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September 2006
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November 2006

Autumn at Tablas Creek

Well, fall is here.  We're into a cycle of weather where we come near a frost at night (we've actually dropped below freezing a couple of times) and then rise up into the 70s and 80s during the day.  It's Paso Robles at its most spectacular.


One result is that we're having perfect conditions to finish harvest with (we expect the last grapes to come in today).  The second result is that the grape leaves have exploded into gorgeous fall colors.  Some more photos, courtesy of Meghan Dunn:


October 20th: Picking Away!

This week has been as productive as we had hoped, and we have brought in over 100 tons of grapes.  The weather has been perfect, with days in the upper 80s, clear skies, and a good breeze.  We've brought in the Grenache and Grenache Blanc, and most of the rest of our Roussanne and Marsanne. 


With good weather forecast into next week, we're going to wait on the Mourvedre (a sample bunch is pictured above; note the still-green stems and the relatively inflated berries).  We decided that we could pick the Mourvedre if bad weather threatened, but with more sun in store, we feel that it will be even better if we wait. 

So far, so good... excellent depth of flavors, good intensity, smaller berries than 2005, and good concentration at slightly lower sugar levels than past years.  Excellent!

Harvest, Week of October 16th

We took a break from harvesting late last week to let an early band of cool, wet weather pass.  Parts of the Central Coast received significant amounts of rain (even some big thunderstorms) but at Paso Robles we received a more moderate 0.2" over Thursday night and Friday morning.  It cleared up, though staying cool, over the weekend, and we are looking forward to a full week of sun and warm temperatures.  One beneficiary of the rain: our season's first rainbow: 


For this week, we're preparing to harvest (in order) the rest of our Grenache Blanc, Grenche Noir, and Roussanne, and beginning our Mourvedre harvest.  It looks as though two of our smallest-acreage grapes (Picpoul and Counoise) will be the last grapes out this year.

In the cellar, we're pressing off Syrah lots, and moving the wine to barrels to complete its primary fermentation and begin its malolactic.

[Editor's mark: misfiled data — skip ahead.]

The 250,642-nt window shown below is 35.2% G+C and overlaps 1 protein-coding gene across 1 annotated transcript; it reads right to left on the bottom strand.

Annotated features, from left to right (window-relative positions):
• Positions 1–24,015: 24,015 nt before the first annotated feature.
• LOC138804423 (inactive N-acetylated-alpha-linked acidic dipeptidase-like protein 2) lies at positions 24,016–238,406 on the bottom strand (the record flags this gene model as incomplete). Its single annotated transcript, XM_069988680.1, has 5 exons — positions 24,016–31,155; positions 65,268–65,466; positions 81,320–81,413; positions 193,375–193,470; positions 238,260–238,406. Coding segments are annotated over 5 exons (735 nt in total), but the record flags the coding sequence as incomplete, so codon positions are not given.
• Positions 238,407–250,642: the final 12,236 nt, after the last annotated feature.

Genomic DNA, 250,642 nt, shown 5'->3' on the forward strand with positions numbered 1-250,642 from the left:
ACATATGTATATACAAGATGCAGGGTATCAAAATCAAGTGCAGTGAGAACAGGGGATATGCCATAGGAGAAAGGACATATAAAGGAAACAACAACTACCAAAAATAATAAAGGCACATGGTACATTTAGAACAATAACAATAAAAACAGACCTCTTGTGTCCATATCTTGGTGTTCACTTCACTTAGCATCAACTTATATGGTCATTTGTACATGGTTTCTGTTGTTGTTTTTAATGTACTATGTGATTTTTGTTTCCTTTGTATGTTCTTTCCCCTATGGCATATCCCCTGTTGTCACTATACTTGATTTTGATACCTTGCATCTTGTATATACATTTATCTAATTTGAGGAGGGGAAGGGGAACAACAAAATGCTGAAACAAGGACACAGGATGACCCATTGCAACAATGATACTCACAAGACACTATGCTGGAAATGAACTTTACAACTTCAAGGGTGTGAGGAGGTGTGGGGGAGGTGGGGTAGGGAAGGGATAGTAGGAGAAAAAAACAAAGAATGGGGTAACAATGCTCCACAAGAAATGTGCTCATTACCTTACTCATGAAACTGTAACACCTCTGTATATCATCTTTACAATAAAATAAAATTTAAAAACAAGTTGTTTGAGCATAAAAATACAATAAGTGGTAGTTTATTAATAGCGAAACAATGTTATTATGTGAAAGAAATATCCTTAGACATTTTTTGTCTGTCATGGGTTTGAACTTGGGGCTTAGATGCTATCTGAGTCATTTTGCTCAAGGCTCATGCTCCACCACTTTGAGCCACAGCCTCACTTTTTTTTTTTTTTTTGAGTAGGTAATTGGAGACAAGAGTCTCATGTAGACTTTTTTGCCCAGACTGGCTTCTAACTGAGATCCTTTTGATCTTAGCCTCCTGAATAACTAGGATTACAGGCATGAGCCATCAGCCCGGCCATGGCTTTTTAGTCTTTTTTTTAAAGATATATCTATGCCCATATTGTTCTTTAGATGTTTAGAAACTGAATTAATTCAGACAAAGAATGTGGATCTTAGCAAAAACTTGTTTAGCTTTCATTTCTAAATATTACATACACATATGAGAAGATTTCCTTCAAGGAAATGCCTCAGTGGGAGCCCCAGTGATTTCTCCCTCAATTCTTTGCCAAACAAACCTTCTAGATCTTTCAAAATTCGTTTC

More later this week...

Harvest, Week of October 9

The cool and wet weather at the end of last week and the beginning of this week has temporarily halted picking. The light rain has washed some of the dirt off the grapes, and we’ll be ready to bring in more grapes as the weather remains dry.  At this point, we have approximately one third of the grapes in the winery.

Meanwhile, in the winery, we have begun pressing the Syrah. After fermenting for about two weeks in open-top tanks, the Syrah is now ready to be pressed. The juice in the tanks is pumped into a tank, and the remaining berries are transferred to the bladder press, where we squeeze out the remaining juice.  The juice will spend the next several months in tanks and barrels, where it will complete primary and secondary fermentation before being blended next spring.



Harvest, Week of October 2

This week we began bringing in more of the red varietals, including almost 20 tons of Syrah and a small amount of Grenache. The Syrah is put into open-top tanks to ferment, and as the grape skins float to the top of the tank, we pump the juice over the top of the cap of skins. This process keeps the skins moist, and helps distribute the color and flavor of the skins throughout the juice.

Img_3653_1We’ve also picked the white grapes for our vin de paille (“wine of straw”) wines. Select bunches of Roussanne, Viognier and Grenache Blanc grapes have been laid out on straw beds in our greenhouses to dry out. As they turn into raisins, the sugars and juice is concentrated (and the skins turn dark). This is a traditional method for producing sweet wines in climates that are neither susceptible to botrytis nor consistently cold enough to produce ice wine. We’ll probably press the grapes within the next few weeks and age them in barrel, to produce our sweet dessert vin de paille wines.